Julie has a sweet tooth. She loves bonbons, jelly, fruit candy, and butterscotch candy saturated richly in fresh milk. She savors them not in excess, for her motto is “Nothing in excess. Moderation is a virtue,” which is a synthesis of Apollonian adage found in the terrace of the temple at Delphi and Christian virtue recorded in the bible, a wonderfully syncretistic maxim created by her father Willie Shue, an intellectual food vendor of Avonlea. But today is not one of those lax halcyon days of Julie’s; neither Sally’s Sweet Cart stuffed with fresh buttery popcorn, Ice Frappuccino, chocolate-covered bananas, sugar-coated churros, and bottles of Coca-Cola nor her good old chum Lana seems to perk up her innate conviviality. It seems as though Julie was under the spell of a malicious witch bearing generational grudge against the Shues.
Anyone around Julie is flabbergasted by her sudden change of mood. None has seen her this lugubrious, saturnine, and crestfallen. This perturbs the heart of ever altruistic, magnanimous Sally, who is tending her aunt Mary’s Sweet Cart today and tomorrow during her brief jaunt to Lake Leda 10 miles away from Avonlea. Having known Julie for over ten years since she and her vagabond intellectual father Willie made their debut entrance to Avonlea. Although the father and the daughter have been living in a hut with limited bare necessities, they are rich in humanity, knowledge, and imagination. Knowing this eggs on Sally to ask Julie if all is okay with her and her father.”No, Sally. Actually, I am deeply worried about my father. Last Wednesday, he went to see his physician for his result of a blood test. And the doctor told my father that his kidneys were damaged and that he needed to take medications everyday for two months until the next appointment with the doctor. My father has been diagnosed with “Acute lobar nephronia”. That was why my father was often dizzy and stumbled on the ground as flat a pancake.”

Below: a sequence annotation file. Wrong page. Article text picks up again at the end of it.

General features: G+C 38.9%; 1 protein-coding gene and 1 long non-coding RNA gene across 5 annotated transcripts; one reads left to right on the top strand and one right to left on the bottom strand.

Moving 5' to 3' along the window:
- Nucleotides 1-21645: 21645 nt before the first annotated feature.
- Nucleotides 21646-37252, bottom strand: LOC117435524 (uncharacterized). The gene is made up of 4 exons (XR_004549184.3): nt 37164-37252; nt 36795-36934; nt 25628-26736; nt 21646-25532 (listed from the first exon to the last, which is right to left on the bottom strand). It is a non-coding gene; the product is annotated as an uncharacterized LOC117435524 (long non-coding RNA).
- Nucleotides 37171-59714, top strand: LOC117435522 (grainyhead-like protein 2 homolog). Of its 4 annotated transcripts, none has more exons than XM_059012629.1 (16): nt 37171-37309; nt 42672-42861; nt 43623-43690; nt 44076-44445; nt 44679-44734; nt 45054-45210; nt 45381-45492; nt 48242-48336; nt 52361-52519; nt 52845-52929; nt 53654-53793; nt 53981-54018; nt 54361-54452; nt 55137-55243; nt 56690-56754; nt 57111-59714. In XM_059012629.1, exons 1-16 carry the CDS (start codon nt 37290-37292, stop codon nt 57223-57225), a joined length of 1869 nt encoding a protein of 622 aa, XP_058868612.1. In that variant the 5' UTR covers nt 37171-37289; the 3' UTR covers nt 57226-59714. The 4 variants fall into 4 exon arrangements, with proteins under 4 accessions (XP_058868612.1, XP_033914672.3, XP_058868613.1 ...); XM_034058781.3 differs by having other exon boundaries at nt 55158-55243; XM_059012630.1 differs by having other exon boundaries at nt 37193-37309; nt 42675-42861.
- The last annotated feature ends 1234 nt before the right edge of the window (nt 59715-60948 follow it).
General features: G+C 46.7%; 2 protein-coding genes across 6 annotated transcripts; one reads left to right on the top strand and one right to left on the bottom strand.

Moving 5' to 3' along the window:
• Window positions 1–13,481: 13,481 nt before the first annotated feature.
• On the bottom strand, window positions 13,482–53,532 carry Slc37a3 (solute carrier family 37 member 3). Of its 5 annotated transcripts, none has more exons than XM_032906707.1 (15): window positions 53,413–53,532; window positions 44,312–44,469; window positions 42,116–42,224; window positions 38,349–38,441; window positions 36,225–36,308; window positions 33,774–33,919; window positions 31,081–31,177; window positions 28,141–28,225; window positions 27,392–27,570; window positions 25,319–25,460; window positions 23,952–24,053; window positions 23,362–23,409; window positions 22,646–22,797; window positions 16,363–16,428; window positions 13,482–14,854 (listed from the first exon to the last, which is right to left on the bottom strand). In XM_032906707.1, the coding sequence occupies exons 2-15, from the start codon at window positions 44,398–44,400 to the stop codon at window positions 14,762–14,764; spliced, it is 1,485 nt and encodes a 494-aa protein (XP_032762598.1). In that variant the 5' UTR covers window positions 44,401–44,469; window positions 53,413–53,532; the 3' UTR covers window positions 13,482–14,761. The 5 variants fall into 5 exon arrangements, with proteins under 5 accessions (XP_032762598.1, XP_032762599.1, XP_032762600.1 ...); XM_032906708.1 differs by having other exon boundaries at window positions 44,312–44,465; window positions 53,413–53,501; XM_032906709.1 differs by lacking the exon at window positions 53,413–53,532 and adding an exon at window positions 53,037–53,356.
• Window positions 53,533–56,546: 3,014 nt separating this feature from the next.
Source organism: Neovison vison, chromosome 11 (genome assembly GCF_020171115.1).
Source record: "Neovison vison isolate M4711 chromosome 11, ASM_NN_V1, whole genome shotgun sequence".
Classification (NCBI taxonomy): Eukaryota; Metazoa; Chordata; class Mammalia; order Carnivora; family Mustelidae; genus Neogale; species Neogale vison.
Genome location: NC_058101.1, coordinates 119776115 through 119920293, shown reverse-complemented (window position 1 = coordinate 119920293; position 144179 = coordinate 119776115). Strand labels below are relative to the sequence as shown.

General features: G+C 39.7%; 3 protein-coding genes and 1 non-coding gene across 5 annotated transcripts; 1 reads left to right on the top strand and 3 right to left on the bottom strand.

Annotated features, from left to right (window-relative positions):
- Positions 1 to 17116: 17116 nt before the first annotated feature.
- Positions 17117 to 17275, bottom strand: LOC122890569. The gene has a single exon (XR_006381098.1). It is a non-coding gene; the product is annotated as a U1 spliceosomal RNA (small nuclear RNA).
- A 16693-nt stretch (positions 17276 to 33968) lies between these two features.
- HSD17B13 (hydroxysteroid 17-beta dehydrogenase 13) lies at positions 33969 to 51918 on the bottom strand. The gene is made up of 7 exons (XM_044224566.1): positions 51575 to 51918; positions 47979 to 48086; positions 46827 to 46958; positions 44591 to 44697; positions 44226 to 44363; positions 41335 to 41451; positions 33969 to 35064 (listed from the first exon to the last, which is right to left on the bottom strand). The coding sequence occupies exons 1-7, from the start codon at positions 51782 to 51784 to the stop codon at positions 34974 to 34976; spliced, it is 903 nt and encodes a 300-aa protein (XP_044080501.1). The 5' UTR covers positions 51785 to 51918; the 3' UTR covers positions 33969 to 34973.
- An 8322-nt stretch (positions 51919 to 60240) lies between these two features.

The litany of Julie’s woebegone feelings becomes a heartrending ballard of life in which we have to deal with unforeseen forces of malice and misfortune akin to those of Odyssey, Hercules, Jonah, and Aeneas according to the whims and caprice of gods and goddesses, and God. So would Willie’s predicament be a fortiori sign of divine intervention in the maning of his life? The new medical revelation of Willie’s ailing kidney poses a concatenation of philosophical musings that seems like Sphinx’s famous riddles: Delphic, visceral, esoteric, and maddening. Sally is wondering just what Willie is thinking about his decided fate, a diagnosis of his failing health. Perhaps he takes it in stoical attitude. Or according to Elisabeth Kubler Ross’s five stages of dying, he will be at Stage 1, which is “Shock and Denial.” It’s all a priori assumption that Sally can think of as far as Willie’s state of health goes. But most of all, Sally’s heart is now heavily laden with pathos for Willie and his daughter Julie. What will become of Julie if Willie’s symtoms gets exacerbated all of sudden, and he does not wake up next morning?… With all her a posteriori assumptions about Julie and Wille locked in her mind, Sally consoles Julie with a cup of buttery popcorn and a bottle of ice-cold Coca Cola for free and tells her that she will drop by her house to say hello to her father Willie with a box of Julie’s favorite bonbons later in the evening.